You may not have anyone that you would describe as ‘your doctor.’ However, you will have access to a medical service that knows who you are, and can put you in contact with whoever you need, by phone, online or in person, twenty four hours a day, seven days a week.
That might sound like a lot of work for the patient. Of course, many patients will not be in a position to do any of these things. But growing numbers will. For those that can, there will be a trade-off; more work on their part, but more control over the care they do receive.
For society, the trade-off is a little different; some people will be asked to do more for themselves, so that those who need it most can get much more in the way of dedicated support.
As individuals start to have more opportunity to determine the degree to which they are willing to take risks – whether that be risking experimental treatments to try to prolong life, or risking refusing treatment to enjoy what remains of life – carers and health services will become better at understanding what constitutes a good outcome, and how that can be brought about.
This means fewer people will undergo treatments that they would have refused had they properly understood what was proposed and felt able to say no. It also means fewer people being given inadequate treatment and having their untimely end written off as something that was bound to happen.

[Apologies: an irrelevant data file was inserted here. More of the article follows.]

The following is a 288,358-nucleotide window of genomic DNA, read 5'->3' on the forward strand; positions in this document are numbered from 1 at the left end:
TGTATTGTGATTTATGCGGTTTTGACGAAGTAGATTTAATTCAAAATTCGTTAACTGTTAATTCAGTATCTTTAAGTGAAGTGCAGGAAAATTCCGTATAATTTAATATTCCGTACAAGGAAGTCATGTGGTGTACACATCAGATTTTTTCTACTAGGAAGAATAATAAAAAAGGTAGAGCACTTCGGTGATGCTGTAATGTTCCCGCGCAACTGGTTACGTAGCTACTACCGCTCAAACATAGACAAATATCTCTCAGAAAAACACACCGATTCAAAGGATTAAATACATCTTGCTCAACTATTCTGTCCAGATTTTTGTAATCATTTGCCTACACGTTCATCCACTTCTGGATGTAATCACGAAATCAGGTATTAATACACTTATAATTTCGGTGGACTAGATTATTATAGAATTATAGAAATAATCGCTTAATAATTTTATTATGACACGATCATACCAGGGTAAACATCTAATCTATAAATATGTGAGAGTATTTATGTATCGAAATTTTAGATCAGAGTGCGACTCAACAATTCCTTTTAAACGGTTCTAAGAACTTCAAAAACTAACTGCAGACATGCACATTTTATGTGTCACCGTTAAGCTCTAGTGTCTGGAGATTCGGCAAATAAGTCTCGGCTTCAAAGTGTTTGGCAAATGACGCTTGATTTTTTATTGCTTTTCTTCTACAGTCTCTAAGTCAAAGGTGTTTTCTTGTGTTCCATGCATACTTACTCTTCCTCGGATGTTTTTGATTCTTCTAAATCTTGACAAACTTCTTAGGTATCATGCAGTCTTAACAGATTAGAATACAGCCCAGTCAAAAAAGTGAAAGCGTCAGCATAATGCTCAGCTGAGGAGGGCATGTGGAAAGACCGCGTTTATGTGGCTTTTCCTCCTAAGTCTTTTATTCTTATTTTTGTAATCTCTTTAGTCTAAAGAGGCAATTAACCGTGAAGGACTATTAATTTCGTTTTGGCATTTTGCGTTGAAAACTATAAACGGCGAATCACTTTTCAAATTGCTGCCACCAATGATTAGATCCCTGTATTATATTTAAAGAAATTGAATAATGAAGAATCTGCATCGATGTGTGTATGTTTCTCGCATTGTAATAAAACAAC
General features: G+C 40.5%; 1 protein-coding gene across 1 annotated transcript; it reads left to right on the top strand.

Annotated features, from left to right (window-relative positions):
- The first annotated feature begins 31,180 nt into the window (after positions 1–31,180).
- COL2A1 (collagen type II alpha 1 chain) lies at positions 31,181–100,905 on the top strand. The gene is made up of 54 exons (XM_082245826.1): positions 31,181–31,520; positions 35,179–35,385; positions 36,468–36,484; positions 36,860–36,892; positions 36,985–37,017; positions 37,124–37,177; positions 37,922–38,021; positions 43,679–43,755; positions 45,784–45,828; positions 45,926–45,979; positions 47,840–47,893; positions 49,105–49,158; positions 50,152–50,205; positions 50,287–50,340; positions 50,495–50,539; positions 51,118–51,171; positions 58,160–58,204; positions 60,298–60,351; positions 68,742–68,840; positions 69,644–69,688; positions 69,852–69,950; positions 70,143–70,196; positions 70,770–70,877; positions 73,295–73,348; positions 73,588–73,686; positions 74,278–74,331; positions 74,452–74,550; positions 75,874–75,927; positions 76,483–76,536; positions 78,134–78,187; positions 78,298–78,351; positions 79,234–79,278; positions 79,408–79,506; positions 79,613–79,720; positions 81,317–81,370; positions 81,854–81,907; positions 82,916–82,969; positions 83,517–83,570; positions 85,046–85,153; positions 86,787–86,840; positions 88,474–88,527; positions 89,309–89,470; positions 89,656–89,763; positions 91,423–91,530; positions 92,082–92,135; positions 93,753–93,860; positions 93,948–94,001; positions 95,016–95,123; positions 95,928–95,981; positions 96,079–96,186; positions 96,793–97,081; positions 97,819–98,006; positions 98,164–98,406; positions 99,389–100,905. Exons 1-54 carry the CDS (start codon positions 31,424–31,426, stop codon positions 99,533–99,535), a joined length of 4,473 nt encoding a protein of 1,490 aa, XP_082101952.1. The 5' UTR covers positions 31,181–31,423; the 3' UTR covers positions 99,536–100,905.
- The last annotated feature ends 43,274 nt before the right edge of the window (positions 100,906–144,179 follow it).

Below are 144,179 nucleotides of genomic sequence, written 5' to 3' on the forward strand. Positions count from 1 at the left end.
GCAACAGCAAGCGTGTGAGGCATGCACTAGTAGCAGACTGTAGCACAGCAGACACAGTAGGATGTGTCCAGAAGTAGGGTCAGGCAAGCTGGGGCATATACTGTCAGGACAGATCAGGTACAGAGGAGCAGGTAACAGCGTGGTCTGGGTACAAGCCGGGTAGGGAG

These changes and, again, technology, will affect the way in which health services are arranged. More care will happen in your own home, where telemedicine will reach the point of being a useful tool. More diagnostic tests and treatment will be available at local clinics. Hospitals will be fewer, larger but better, and medical teams will be increasingly specialised with greater depth of expertise.
‘Never events’ and medical errors will become things that really are expected never to happen. Failures in care will be monitored and will not be tolerated. The number of avoidable deaths – however measured – will fall.
Rationing of healthcare will not end. But if these changes result in patients being healthier and health services more effective in their use of resources, the pressure to ration services will reduce.
If we make sure that we only provide those treatments that fully informed patients want [and provide them in the organisations most effective at carrying them out] we may find that we have the resources to make sure that no patients are denied the treatment they need.
That may sound overly optimistic when we look at the current state of information technology in healthcare, but the prize of getting this right is so great that it seems to me inevitable that we will get there.
The NHS is often accused of being too big, but I think that having a national system with the ability to introduce changes across the whole country and a common approach to the information and record keeping is a huge advantage.
More importantly, having a national organisation that encapsulates an ideal – an ideal to which the population is committed and one that will do whatever is necessary to support – gives us the firmest foundations on which to build. We are still waiting for a leap forward in our health services. But we have good reason to hope."
God Bless the NHS: the truth behind the current crisis is published by Faber and Guardian Books, and is available in print and e-book formats.